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date: 18 February 2020

Abstract and Keywords

Neither the Russian Empire nor the USSR were nation-states but in many ways both favoured Russian culture and language. In the pre-revolutionary period it was difficult to discern a consistent ‘nationality policy’, in particular as the Tsar and his servitors were themselves hardly exemplars of pure Russian ethnicity. Thus policies described as ‘russification’ seldom aimed at cultural assimilation; rather, they sought to minimize the perceived danger posed by certain ‘troublesome’ nationalities (in particular Poles and Jews, to a lesser extent Muslims). In the Soviet period a far more activist nationality policy can be observed, in which—officially, at least—all language and cultures were seen as worthy of support and respect. In its first decades, the USSR did expend significant resources in support for cultural works (standardization of languages and alphabets in Central Asia, for example) and even to the very end an official bilingualism was observed in the non-Russian republics of the Union. In the end, however, USSR was far more effective at ‘russifying’ (in the sense of culturally assimilating) diverse ethnic populations than the Russian Empire had been.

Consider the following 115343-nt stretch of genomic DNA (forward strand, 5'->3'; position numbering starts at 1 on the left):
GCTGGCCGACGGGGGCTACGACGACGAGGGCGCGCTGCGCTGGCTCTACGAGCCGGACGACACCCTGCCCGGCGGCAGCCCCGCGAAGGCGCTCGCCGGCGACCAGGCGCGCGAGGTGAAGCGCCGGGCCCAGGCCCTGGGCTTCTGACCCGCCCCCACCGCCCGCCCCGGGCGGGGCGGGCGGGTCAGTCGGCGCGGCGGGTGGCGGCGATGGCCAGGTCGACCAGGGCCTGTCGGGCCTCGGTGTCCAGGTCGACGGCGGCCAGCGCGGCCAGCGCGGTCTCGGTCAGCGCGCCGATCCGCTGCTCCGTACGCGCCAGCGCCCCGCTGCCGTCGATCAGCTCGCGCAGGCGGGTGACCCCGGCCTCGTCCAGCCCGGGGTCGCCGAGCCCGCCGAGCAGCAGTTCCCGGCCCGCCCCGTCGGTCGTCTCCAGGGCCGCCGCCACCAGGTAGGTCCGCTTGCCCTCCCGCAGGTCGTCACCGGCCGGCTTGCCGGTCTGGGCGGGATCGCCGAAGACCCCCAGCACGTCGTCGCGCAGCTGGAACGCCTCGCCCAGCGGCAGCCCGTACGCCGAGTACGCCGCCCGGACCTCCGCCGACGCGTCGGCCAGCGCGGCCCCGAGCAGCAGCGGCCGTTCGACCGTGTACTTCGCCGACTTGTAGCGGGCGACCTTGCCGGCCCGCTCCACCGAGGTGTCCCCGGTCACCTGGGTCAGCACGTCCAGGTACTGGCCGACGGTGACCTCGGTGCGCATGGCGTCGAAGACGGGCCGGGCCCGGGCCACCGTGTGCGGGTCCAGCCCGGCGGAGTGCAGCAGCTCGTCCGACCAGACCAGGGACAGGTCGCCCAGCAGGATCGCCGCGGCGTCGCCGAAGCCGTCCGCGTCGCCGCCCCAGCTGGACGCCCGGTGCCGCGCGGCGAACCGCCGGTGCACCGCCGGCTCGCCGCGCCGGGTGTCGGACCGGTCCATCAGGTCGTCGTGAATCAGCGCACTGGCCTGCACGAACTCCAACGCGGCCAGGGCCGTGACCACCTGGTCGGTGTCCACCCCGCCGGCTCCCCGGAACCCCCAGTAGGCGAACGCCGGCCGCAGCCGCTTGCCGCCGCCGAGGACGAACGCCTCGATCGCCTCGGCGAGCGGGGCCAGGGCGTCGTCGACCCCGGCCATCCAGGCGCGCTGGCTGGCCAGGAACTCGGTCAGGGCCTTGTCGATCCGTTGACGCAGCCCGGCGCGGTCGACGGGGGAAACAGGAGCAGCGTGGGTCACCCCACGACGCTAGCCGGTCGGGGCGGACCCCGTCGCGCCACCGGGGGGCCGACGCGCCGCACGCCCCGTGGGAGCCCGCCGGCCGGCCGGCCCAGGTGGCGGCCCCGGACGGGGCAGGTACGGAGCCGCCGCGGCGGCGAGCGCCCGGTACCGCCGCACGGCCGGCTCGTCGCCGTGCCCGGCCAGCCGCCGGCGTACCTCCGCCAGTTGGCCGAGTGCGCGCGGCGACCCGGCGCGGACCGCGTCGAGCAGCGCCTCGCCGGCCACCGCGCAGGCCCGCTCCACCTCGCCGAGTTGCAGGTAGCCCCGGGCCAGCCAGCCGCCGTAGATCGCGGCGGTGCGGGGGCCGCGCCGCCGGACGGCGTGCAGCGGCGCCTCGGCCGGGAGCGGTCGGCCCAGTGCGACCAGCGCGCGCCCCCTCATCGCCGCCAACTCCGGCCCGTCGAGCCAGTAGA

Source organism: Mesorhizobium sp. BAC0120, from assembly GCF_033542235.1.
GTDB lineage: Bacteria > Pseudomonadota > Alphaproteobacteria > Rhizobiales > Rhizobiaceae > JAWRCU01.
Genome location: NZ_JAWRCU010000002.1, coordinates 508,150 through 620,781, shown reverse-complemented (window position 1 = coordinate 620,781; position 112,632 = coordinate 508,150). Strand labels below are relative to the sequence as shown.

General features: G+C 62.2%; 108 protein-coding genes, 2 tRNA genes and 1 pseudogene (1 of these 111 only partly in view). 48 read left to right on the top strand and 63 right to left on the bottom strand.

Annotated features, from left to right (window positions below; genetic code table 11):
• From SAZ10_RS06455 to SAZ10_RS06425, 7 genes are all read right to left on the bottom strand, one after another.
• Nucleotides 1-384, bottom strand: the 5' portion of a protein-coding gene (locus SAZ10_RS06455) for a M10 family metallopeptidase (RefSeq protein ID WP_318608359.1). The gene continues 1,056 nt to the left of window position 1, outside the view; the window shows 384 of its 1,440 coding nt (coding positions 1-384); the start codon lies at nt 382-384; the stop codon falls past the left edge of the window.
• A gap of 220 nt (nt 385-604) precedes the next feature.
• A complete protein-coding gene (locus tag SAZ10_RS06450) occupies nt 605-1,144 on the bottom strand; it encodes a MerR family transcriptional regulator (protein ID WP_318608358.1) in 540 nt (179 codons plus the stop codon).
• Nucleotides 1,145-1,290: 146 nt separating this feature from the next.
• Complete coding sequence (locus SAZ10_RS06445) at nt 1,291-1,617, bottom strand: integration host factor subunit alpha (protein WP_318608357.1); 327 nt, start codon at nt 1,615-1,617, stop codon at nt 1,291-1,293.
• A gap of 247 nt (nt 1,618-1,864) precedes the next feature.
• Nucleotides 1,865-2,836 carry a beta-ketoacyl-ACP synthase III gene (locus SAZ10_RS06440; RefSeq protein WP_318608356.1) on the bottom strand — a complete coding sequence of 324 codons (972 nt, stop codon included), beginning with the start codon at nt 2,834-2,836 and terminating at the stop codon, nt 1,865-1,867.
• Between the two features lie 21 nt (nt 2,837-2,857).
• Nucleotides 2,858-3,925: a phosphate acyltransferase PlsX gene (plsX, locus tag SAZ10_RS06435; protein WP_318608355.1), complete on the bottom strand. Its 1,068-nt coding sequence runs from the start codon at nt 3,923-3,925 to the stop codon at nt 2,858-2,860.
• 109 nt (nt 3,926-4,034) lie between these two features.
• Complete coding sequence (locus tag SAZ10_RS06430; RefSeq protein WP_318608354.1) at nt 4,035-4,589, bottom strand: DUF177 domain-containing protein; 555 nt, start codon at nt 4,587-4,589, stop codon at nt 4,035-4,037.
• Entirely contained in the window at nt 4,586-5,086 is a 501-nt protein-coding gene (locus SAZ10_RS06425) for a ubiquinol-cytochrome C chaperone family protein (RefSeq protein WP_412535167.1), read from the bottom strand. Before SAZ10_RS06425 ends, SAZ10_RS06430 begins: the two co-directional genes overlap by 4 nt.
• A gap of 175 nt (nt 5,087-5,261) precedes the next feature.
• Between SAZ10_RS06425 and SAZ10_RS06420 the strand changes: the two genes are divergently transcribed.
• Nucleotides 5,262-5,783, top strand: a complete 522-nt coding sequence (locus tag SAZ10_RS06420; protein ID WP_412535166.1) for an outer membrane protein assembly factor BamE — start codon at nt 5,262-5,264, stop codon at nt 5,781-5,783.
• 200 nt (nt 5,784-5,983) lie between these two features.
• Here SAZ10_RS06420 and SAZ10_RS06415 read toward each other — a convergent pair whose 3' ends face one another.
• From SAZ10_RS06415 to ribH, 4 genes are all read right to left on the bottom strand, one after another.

Keywords: USSR, Russian Empire, russification, korenizatsiia, Poles, Central Asia

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